Thursday, March 8, 2018


It's getting hard to keep up with all the new albums, movies and TV shows Neil Young is putting out, mixed in with the constant stream of reissues, plus of course the currently free content on his website archives, all of his released music streamable. We wait anxiously for his new flick, Paradox, filmed on the Earth tour, to debut on Netflix, and his Roxy: Tonight's The Night Live album to be released on Record Store Day in April. But don't miss out on this release, slipping out during this brief lull in the schedule of new stuff.

This is the first readily available version of this Young favourite on vinyl in Canada and the U.S., after a brief availability at last November's Black Friday RSD. It came out in 1992, when vinyl was pretty much dead, so it didn't get a release then, except in Europe. Now it's a three-sided album, to cover the 50-plus minutes and keep the fidelity high, with the fourth side an etched graphic of the cover image. The extra side is very appreciated, as this largely acoustic album boasts some of the warmest-sounding songs of Young's career, ideal for a vinyl listening.

The album marked a real burst in popularity for Young, when the new generation of MuchMusic and MTV viewers embraced him. Marketed, with Young's active approval, as a followup of sorts to Harvest, for that generation the two albums are spiritually connected. Young used many of the same players and singers, including Linda Ronstadt, James Taylor, Kenny Buttrey, Tim Drummond and Ben Keith, and even copied the style of playing. Listen to the acoustic guitar on War Of Man, right down to the chord changes, it echoes his playing on that earlier album. He drops the phrase "old man" in You and Me, and the set positively reeks of nostalgia. One Of These Days is a tribute to the '70's musicians and friends ("And I'm gonna thank that old country fiddler/and all those ruff boys who play that rock and roll"), while there are a couple of tributes to his then-wife Pegi and their initial courtship.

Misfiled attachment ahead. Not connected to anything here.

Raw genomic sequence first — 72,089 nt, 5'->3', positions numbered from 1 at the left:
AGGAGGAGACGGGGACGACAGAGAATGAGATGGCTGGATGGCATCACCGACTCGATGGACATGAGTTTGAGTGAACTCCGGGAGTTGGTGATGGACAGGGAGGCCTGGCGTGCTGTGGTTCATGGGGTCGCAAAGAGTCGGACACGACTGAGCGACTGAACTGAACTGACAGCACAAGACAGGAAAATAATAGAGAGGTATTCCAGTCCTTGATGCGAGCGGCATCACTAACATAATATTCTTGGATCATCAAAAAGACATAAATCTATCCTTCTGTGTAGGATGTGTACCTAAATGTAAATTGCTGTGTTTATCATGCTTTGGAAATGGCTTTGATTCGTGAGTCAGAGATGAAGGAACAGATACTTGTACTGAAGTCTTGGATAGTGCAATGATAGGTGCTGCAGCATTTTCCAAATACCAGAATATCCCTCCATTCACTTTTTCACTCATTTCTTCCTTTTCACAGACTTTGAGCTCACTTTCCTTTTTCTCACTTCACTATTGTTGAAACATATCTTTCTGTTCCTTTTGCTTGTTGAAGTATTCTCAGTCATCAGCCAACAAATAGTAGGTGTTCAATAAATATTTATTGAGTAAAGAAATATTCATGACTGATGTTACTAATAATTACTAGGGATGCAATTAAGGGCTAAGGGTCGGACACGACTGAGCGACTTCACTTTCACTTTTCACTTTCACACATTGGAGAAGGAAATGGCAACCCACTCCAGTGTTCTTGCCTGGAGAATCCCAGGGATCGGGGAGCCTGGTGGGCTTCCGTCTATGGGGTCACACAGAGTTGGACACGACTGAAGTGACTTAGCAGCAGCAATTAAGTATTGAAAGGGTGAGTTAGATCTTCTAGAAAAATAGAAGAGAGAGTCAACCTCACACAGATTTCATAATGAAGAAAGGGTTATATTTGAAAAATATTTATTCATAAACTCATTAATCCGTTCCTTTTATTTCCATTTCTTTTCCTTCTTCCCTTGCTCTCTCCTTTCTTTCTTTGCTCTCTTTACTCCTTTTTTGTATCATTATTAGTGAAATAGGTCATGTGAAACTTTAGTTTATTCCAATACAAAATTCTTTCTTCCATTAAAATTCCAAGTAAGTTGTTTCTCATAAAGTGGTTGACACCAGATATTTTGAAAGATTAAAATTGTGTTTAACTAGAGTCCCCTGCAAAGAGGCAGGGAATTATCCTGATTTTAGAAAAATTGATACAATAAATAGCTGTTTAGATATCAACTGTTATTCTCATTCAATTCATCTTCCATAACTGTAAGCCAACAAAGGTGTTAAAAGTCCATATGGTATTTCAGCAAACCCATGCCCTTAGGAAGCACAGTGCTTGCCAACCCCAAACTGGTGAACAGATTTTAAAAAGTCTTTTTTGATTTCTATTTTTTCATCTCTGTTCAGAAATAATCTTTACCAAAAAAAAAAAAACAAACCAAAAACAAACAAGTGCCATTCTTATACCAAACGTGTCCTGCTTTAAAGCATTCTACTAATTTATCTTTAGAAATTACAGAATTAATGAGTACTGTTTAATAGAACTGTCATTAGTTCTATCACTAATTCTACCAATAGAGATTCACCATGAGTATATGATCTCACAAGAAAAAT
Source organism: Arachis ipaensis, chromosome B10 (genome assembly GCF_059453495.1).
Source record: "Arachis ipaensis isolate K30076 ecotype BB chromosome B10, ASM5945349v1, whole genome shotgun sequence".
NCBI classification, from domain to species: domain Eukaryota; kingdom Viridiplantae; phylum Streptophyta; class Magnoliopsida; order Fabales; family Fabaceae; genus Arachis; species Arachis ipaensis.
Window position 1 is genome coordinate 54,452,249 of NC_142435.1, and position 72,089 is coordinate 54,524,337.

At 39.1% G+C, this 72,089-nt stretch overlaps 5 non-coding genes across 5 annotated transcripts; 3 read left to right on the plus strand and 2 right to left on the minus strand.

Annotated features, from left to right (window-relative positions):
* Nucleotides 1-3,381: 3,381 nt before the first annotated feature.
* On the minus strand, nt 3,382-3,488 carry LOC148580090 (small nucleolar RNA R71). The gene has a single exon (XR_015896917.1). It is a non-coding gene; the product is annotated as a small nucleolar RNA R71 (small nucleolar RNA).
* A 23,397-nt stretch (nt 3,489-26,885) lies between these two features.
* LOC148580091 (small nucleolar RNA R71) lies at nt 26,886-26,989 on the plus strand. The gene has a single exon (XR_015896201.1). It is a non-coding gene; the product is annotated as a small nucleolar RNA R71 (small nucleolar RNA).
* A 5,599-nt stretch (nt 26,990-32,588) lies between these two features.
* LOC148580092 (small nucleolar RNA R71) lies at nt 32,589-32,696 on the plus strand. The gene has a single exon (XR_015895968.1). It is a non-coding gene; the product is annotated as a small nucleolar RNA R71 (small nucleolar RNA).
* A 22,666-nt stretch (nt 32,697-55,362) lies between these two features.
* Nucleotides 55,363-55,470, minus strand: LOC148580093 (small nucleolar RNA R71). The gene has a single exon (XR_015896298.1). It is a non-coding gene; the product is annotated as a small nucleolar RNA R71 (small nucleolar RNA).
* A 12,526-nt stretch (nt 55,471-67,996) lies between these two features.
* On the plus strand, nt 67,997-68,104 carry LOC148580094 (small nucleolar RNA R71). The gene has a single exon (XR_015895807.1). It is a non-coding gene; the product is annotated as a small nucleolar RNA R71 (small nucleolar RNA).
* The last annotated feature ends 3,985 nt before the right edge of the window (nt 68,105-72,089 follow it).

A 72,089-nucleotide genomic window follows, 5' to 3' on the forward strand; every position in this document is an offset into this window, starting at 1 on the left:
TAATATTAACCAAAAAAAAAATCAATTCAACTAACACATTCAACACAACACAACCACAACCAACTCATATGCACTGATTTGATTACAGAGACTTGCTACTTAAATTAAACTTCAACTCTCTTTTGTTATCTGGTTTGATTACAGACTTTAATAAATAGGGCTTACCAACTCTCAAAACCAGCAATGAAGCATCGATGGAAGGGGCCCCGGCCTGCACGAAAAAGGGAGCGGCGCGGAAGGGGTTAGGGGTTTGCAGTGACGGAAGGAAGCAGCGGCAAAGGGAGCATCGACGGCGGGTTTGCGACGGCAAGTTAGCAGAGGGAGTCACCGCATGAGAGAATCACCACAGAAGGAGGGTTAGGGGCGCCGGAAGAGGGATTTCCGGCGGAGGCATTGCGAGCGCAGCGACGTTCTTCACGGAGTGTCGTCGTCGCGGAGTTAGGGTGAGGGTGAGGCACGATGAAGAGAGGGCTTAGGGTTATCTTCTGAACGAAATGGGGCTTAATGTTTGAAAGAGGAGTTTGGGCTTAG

So Young knew exactly what he was doing, but at the same time, these are for the most part really great songs, and it was a welcome return to acoustic music after the 80's dabbling in proto-electro, rockabilly, country, blues and doom rock. Also it was yet another really great album after 1989's Freedom, 1990's Ragged Glory and the 1991 live set Weld. And now listening back decades later, now that what's new and old doesn't matter, we can appreciate that it is a strong companion to Harvest. And it's even better on vinyl.

No comments:

Post a Comment